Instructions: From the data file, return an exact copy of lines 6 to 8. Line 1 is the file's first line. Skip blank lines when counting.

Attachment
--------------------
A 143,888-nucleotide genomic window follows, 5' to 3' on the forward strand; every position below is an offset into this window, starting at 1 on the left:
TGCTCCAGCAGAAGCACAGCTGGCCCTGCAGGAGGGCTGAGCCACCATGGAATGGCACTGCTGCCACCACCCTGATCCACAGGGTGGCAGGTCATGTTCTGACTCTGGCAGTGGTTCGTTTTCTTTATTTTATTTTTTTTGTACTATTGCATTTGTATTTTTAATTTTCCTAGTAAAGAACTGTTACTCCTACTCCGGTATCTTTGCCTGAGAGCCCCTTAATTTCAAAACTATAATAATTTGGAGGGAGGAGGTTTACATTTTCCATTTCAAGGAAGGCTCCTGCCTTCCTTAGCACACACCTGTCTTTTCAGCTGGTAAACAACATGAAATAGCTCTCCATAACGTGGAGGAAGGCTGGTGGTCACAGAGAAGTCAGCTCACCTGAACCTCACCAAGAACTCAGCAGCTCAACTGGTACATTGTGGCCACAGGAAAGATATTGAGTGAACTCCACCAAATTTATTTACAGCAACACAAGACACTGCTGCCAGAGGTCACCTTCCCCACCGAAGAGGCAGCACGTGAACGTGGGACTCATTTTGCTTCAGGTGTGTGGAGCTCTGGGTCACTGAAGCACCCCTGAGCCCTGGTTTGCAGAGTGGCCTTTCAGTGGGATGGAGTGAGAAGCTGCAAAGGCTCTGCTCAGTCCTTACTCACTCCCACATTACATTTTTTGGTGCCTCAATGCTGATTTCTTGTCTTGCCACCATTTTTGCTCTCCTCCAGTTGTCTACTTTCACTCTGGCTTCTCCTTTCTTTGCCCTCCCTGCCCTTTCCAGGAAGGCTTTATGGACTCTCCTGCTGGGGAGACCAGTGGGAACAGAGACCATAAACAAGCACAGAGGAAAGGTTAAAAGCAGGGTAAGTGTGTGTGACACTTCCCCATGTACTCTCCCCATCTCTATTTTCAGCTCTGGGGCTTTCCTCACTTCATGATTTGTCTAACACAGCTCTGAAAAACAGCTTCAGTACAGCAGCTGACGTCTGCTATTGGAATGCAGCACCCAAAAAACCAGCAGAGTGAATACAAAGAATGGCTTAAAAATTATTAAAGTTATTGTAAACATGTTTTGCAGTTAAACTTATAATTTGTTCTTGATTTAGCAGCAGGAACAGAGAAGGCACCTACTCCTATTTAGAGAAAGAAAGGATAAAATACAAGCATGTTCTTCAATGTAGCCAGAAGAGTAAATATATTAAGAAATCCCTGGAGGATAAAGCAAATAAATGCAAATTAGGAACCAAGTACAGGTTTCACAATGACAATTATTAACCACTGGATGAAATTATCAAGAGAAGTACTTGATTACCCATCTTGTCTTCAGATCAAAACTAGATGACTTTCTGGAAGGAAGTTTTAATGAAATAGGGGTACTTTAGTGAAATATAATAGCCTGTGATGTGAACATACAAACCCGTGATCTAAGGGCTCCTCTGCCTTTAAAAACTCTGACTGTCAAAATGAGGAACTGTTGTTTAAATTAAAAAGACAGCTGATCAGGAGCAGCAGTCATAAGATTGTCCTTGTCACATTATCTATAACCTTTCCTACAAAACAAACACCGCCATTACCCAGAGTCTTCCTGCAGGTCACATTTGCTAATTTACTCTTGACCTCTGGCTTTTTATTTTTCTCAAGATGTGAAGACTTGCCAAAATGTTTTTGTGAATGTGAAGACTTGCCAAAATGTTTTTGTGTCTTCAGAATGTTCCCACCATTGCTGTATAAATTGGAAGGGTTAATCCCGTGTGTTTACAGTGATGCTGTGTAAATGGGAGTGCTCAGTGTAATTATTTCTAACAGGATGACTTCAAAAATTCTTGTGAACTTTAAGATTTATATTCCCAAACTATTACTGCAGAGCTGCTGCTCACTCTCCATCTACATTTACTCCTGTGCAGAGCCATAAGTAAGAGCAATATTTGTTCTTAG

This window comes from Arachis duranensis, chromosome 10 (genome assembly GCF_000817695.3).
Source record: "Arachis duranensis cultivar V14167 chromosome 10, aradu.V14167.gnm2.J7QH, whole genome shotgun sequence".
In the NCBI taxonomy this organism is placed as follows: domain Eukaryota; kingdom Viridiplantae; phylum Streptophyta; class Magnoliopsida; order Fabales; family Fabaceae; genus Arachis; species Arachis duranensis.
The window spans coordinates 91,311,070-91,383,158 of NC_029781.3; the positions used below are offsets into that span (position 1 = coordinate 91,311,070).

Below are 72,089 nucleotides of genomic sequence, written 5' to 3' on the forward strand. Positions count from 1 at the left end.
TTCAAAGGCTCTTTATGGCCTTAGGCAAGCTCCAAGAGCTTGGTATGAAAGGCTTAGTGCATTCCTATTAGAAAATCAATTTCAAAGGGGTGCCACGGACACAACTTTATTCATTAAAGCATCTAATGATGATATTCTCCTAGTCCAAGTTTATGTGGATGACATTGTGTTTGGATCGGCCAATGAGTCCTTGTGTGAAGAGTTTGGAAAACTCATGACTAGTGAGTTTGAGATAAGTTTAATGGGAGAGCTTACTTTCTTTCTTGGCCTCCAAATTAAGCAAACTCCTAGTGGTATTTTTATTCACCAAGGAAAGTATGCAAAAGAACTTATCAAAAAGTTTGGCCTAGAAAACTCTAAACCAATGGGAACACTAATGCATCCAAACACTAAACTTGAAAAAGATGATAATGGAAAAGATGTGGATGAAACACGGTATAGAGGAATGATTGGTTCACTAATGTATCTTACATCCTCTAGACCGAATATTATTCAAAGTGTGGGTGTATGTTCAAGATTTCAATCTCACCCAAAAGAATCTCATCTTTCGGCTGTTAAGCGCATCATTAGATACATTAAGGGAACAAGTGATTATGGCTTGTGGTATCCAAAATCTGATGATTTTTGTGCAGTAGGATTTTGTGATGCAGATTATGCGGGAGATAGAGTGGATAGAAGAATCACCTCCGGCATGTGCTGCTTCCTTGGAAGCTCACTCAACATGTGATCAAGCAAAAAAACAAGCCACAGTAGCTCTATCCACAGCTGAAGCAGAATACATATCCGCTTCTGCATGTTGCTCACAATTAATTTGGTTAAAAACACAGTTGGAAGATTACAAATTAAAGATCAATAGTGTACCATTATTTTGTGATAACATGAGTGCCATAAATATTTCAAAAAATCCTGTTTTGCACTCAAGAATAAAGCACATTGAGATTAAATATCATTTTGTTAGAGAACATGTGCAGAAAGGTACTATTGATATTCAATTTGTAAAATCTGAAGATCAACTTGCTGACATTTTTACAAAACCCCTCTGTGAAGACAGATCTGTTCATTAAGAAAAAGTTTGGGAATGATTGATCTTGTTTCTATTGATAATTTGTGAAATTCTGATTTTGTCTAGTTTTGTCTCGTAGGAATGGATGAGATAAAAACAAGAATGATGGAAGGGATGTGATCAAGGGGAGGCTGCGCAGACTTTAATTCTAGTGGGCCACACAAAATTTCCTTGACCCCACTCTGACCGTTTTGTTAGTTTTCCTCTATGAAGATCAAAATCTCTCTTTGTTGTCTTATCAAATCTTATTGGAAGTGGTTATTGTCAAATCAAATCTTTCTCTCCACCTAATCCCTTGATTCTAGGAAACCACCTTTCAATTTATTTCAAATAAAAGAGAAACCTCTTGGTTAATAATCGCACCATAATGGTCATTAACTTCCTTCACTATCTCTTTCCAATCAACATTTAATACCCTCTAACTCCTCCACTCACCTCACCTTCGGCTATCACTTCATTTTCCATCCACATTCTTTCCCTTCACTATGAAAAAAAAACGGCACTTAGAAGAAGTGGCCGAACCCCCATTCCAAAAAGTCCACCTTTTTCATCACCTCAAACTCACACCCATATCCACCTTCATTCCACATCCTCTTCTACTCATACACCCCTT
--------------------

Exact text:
The window spans coordinates 91,311,070-91,383,158 of NC_029781.3; the positions used below are offsets into that span (position 1 = coordinate 91,311,070).

Below are 72,089 nucleotides of genomic sequence, written 5' to 3' on the forward strand. Positions count from 1 at the left end.
TTCAAAGGCTCTTTATGGCCTTAGGCAAGCTCCAAGAGCTTGGTATGAAAGGCTTAGTGCATTCCTATTAGAAAATCAATTTCAAAGGGGTGCCACGGACACAACTTTATTCATTAAAGCATCTAATGATGATATTCTCCTAGTCCAAGTTTATGTGGATGACATTGTGTTTGGATCGGCCAATGAGTCCTTGTGTGAAGAGTTTGGAAAACTCATGACTAGTGAGTTTGAGATAAGTTTAATGGGAGAGCTTACTTTCTTTCTTGGCCTCCAAATTAAGCAAACTCCTAGTGGTATTTTTATTCACCAAGGAAAGTATGCAAAAGAACTTATCAAAAAGTTTGGCCTAGAAAACTCTAAACCAATGGGAACACTAATGCATCCAAACACTAAACTTGAAAAAGATGATAATGGAAAAGATGTGGATGAAACACGGTATAGAGGAATGATTGGTTCACTAATGTATCTTACATCCTCTAGACCGAATATTATTCAAAGTGTGGGTGTATGTTCAAGATTTCAATCTCACCCAAAAGAATCTCATCTTTCGGCTGTTAAGCGCATCATTAGATACATTAAGGGAACAAGTGATTATGGCTTGTGGTATCCAAAATCTGATGATTTTTGTGCAGTAGGATTTTGTGATGCAGATTATGCGGGAGATAGAGTGGATAGAAGAATCACCTCCGGCATGTGCTGCTTCCTTGGAAGCTCACTCAACATGTGATCAAGCAAAAAAACAAGCCACAGTAGCTCTATCCACAGCTGAAGCAGAATACATATCCGCTTCTGCATGTTGCTCACAATTAATTTGGTTAAAAACACAGTTGGAAGATTACAAATTAAAGATCAATAGTGTACCATTATTTTGTGATAACATGAGTGCCATAAATATTTCAAAAAATCCTGTTTTGCACTCAAGAATAAAGCACATTGAGATTAAATATCATTTTGTTAGAGAACATGTGCAGAAAGGTACTATTGATATTCAATTTGTAAAATCTGAAGATCAACTTGCTGACATTTTTACAAAACCCCTCTGTGAAGACAGATCTGTTCATTAAGAAAAAGTTTGGGAATGATTGATCTTGTTTCTATTGATAATTTGTGAAATTCTGATTTTGTCTAGTTTTGTCTCGTAGGAATGGATGAGATAAAAACAAGAATGATGGAAGGGATGTGATCAAGGGGAGGCTGCGCAGACTTTAATTCTAGTGGGCCACACAAAATTTCCTTGACCCCACTCTGACCGTTTTGTTAGTTTTCCTCTATGAAGATCAAAATCTCTCTTTGTTGTCTTATCAAATCTTATTGGAAGTGGTTATTGTCAAATCAAATCTTTCTCTCCACCTAATCCCTTGATTCTAGGAAACCACCTTTCAATTTATTTCAAATAAAAGAGAAACCTCTTGGTTAATAATCGCACCATAATGGTCATTAACTTCCTTCACTATCTCTTTCCAATCAACATTTAATACCCTCTAACTCCTCCACTCACCTCACCTTCGGCTATCACTTCATTTTCCATCCACATTCTTTCCCTTCACTATGAAAAAAAAACGGCACTTAGAAGAAGTGGCCGAACCCCCATTCCAAAAAGTCCACCTTTTTCATCACCTCAAACTCACACCCATATCCACCTTCATTCCACATCCTCTTCTACTCATACACCCCTT